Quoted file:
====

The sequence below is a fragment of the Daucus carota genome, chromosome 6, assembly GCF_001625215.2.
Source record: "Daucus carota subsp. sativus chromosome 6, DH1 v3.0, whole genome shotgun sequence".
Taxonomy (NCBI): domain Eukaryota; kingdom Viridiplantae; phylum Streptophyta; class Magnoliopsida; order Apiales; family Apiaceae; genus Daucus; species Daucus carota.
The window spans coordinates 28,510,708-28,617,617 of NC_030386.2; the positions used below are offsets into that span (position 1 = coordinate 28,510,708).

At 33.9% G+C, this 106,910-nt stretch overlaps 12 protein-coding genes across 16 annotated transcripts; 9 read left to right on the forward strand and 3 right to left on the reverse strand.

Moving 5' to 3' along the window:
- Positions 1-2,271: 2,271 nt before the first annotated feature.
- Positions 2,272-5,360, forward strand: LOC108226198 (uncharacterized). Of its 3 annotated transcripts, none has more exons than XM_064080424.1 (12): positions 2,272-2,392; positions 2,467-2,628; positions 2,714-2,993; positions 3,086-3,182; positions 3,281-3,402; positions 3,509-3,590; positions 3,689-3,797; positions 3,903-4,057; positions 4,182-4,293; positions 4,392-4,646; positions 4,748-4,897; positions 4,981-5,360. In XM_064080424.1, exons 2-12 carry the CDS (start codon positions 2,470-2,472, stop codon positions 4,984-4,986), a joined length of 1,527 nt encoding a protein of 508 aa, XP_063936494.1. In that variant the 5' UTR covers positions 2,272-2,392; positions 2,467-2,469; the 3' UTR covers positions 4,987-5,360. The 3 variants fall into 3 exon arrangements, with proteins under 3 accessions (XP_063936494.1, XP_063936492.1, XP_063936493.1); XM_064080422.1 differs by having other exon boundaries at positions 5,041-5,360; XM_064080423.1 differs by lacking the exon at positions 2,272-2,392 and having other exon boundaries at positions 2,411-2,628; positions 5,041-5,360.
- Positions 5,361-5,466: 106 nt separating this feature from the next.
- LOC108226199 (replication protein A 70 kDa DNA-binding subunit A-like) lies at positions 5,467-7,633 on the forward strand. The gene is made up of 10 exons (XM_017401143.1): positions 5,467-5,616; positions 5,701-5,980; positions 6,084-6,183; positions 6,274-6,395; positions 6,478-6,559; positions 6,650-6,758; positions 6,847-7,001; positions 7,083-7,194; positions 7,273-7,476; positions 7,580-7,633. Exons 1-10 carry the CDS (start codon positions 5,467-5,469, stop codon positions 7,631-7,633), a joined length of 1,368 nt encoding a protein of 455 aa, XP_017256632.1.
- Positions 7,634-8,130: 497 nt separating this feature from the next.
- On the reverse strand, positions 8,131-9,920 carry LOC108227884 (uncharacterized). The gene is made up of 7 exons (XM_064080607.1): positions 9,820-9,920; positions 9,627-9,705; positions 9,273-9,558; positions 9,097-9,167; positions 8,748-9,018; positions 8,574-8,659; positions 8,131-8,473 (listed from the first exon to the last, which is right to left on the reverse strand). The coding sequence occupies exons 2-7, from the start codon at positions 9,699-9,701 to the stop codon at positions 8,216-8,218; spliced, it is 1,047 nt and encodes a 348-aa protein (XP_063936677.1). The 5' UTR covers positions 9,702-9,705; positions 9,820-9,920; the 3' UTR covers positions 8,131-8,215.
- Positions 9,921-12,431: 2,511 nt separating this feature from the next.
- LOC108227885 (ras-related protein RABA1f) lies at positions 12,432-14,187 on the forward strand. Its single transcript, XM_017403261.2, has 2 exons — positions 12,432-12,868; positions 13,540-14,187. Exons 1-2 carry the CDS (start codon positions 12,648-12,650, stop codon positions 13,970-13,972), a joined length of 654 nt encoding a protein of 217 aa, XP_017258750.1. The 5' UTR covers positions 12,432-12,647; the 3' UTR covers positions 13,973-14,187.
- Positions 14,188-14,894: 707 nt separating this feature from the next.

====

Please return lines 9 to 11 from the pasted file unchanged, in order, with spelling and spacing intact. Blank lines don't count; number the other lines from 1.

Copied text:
- Positions 5,361-5,466: 106 nt separating this feature from the next.
- LOC108226199 (replication protein A 70 kDa DNA-binding subunit A-like) lies at positions 5,467-7,633 on the forward strand. The gene is made up of 10 exons (XM_017401143.1): positions 5,467-5,616; positions 5,701-5,980; positions 6,084-6,183; positions 6,274-6,395; positions 6,478-6,559; positions 6,650-6,758; positions 6,847-7,001; positions 7,083-7,194; positions 7,273-7,476; positions 7,580-7,633. Exons 1-10 carry the CDS (start codon positions 5,467-5,469, stop codon positions 7,631-7,633), a joined length of 1,368 nt encoding a protein of 455 aa, XP_017256632.1.
- Positions 7,634-8,130: 497 nt separating this feature from the next.